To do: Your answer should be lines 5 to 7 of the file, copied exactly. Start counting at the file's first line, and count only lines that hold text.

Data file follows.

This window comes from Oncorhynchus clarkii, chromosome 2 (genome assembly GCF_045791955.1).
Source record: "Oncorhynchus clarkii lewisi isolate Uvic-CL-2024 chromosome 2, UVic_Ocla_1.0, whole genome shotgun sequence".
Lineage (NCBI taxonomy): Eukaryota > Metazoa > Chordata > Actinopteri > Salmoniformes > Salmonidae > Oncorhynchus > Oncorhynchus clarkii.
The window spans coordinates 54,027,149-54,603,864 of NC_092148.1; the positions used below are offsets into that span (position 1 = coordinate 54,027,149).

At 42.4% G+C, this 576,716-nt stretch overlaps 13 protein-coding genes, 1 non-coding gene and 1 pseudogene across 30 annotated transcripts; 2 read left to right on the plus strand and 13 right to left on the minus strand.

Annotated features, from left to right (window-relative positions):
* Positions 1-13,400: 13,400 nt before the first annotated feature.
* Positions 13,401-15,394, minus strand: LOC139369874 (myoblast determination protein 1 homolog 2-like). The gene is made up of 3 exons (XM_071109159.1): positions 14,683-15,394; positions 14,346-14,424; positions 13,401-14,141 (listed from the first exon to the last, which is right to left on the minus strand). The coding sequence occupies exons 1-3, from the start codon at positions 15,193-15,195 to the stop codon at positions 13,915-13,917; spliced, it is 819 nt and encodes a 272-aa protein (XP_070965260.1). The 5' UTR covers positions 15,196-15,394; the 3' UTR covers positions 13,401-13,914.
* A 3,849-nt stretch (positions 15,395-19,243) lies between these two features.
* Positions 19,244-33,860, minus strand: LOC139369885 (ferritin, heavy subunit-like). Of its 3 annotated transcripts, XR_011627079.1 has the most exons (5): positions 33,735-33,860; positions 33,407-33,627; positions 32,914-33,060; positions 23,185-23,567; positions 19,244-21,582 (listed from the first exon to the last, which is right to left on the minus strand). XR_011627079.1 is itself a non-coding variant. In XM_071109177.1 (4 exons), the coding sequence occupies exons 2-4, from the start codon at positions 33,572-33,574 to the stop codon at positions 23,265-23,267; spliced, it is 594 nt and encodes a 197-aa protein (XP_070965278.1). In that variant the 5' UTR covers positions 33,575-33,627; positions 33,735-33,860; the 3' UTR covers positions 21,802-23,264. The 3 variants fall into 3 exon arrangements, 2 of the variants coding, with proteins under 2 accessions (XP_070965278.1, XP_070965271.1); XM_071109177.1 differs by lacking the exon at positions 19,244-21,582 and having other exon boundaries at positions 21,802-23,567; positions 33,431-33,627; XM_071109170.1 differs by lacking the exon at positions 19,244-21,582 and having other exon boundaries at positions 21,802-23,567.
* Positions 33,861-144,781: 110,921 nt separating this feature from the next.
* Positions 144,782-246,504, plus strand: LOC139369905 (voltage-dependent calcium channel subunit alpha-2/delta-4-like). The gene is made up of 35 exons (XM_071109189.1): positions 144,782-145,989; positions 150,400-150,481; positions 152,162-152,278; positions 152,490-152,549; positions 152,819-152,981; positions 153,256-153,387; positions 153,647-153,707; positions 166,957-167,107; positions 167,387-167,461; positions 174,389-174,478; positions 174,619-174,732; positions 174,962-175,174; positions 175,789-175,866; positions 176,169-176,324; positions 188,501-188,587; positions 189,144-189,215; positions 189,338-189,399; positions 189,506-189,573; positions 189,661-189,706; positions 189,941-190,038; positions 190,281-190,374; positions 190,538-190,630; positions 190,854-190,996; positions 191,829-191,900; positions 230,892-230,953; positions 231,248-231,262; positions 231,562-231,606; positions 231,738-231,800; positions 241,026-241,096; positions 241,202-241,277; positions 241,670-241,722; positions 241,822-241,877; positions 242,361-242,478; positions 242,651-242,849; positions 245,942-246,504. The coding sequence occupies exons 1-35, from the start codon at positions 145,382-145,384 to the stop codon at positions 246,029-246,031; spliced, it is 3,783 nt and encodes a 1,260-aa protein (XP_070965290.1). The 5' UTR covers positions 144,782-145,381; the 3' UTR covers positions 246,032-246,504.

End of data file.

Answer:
At 42.4% G+C, this 576,716-nt stretch overlaps 13 protein-coding genes, 1 non-coding gene and 1 pseudogene across 30 annotated transcripts; 2 read left to right on the plus strand and 13 right to left on the minus strand.

Annotated features, from left to right (window-relative positions):
* Positions 1-13,400: 13,400 nt before the first annotated feature.